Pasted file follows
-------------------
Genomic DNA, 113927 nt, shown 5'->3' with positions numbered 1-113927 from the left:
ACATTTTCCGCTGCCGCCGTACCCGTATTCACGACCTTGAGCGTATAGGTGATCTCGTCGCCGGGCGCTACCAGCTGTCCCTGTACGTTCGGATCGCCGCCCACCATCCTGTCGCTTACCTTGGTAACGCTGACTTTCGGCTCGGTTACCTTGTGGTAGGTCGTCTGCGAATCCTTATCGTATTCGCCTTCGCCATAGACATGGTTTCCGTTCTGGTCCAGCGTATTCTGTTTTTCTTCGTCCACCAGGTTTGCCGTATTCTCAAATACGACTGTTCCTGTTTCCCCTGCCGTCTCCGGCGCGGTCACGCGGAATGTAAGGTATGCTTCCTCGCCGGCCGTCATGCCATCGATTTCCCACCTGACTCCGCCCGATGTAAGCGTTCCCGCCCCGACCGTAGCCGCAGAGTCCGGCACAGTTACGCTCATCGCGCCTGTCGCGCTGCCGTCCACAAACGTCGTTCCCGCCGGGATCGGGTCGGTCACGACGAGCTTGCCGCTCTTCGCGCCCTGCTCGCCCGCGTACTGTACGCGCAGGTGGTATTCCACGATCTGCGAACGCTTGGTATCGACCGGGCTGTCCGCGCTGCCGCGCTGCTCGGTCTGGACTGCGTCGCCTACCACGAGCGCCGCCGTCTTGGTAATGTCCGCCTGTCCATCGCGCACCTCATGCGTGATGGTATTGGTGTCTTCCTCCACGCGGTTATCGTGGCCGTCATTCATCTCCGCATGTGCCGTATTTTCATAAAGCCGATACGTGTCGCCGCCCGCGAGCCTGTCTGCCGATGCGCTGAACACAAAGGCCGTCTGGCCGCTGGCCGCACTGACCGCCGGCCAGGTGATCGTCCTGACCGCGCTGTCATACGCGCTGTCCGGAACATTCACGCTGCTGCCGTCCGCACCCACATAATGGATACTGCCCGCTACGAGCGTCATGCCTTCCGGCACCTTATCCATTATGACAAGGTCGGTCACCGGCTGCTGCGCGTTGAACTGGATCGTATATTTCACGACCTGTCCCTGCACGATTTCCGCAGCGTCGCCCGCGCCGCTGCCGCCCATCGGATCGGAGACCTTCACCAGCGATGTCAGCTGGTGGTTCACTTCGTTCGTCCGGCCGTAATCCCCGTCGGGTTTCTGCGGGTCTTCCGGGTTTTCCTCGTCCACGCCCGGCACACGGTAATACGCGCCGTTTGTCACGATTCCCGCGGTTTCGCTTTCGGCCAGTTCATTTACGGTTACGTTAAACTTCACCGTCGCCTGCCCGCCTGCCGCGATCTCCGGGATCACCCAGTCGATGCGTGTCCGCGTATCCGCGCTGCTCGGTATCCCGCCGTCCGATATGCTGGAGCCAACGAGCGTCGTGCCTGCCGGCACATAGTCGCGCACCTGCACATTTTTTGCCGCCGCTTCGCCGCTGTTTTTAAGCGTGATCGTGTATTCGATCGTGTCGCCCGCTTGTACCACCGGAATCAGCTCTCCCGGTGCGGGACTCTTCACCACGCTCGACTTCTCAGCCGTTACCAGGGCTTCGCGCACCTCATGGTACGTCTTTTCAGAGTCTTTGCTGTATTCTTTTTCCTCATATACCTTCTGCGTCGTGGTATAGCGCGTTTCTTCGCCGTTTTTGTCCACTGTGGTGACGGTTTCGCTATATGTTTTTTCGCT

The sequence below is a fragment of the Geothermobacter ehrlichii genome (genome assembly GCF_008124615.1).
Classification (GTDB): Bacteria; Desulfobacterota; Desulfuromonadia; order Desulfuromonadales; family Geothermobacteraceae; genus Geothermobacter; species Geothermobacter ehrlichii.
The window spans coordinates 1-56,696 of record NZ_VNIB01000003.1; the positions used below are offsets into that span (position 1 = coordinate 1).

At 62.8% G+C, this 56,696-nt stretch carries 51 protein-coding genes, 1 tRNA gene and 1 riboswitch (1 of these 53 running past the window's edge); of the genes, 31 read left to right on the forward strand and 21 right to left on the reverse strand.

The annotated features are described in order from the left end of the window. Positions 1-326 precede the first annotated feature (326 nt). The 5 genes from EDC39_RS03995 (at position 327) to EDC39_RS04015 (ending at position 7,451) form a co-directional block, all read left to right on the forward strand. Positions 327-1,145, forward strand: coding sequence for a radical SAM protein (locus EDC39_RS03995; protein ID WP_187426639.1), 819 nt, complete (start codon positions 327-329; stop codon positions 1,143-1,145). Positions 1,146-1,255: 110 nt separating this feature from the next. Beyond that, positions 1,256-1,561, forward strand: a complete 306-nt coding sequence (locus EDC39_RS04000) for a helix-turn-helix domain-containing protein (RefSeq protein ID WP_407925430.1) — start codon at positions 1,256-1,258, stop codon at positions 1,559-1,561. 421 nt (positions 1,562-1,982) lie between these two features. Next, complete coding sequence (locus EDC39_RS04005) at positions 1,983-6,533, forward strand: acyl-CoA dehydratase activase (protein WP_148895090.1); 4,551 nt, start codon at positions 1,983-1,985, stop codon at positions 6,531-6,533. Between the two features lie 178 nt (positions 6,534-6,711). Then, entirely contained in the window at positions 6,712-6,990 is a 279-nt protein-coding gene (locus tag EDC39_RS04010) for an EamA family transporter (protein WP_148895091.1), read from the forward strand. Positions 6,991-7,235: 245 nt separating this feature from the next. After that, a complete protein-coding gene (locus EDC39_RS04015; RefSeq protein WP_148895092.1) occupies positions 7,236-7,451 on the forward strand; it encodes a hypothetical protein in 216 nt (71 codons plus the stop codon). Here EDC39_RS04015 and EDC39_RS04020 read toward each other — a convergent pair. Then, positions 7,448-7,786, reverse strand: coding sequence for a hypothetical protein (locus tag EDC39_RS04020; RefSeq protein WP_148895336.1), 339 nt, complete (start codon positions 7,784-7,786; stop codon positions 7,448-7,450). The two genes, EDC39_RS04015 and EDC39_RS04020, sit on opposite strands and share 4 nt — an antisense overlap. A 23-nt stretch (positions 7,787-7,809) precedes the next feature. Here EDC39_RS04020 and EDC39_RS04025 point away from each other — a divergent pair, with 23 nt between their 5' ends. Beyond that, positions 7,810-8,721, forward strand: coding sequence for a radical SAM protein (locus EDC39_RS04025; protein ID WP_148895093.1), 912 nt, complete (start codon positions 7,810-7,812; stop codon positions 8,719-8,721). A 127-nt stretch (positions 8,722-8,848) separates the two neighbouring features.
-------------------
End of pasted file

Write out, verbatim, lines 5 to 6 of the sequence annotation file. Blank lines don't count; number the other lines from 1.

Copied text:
The window spans coordinates 1-56,696 of record NZ_VNIB01000003.1; the positions used below are offsets into that span (position 1 = coordinate 1).

At 62.8% G+C, this 56,696-nt stretch carries 51 protein-coding genes, 1 tRNA gene and 1 riboswitch (1 of these 53 running past the window's edge); of the genes, 31 read left to right on the forward strand and 21 right to left on the reverse strand.